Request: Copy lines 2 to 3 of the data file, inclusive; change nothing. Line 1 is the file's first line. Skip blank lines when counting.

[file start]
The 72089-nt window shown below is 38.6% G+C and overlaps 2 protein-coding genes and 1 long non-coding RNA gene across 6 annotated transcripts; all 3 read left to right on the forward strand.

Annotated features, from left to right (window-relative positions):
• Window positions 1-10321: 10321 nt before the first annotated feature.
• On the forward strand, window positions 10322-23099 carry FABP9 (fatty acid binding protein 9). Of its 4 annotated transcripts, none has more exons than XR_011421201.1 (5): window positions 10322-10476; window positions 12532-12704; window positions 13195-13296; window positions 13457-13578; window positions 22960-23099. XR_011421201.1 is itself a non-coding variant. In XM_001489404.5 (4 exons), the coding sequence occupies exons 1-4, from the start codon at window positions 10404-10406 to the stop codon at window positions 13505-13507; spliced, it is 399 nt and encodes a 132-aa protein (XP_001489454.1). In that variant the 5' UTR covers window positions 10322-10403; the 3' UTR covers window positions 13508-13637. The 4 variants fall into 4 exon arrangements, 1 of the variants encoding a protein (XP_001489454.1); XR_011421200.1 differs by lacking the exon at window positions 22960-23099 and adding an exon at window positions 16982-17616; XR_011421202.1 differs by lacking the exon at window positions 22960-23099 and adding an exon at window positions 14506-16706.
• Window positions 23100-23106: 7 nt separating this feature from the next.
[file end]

Annotated features, from left to right (window-relative positions):
• Window positions 1-10321: 10321 nt before the first annotated feature.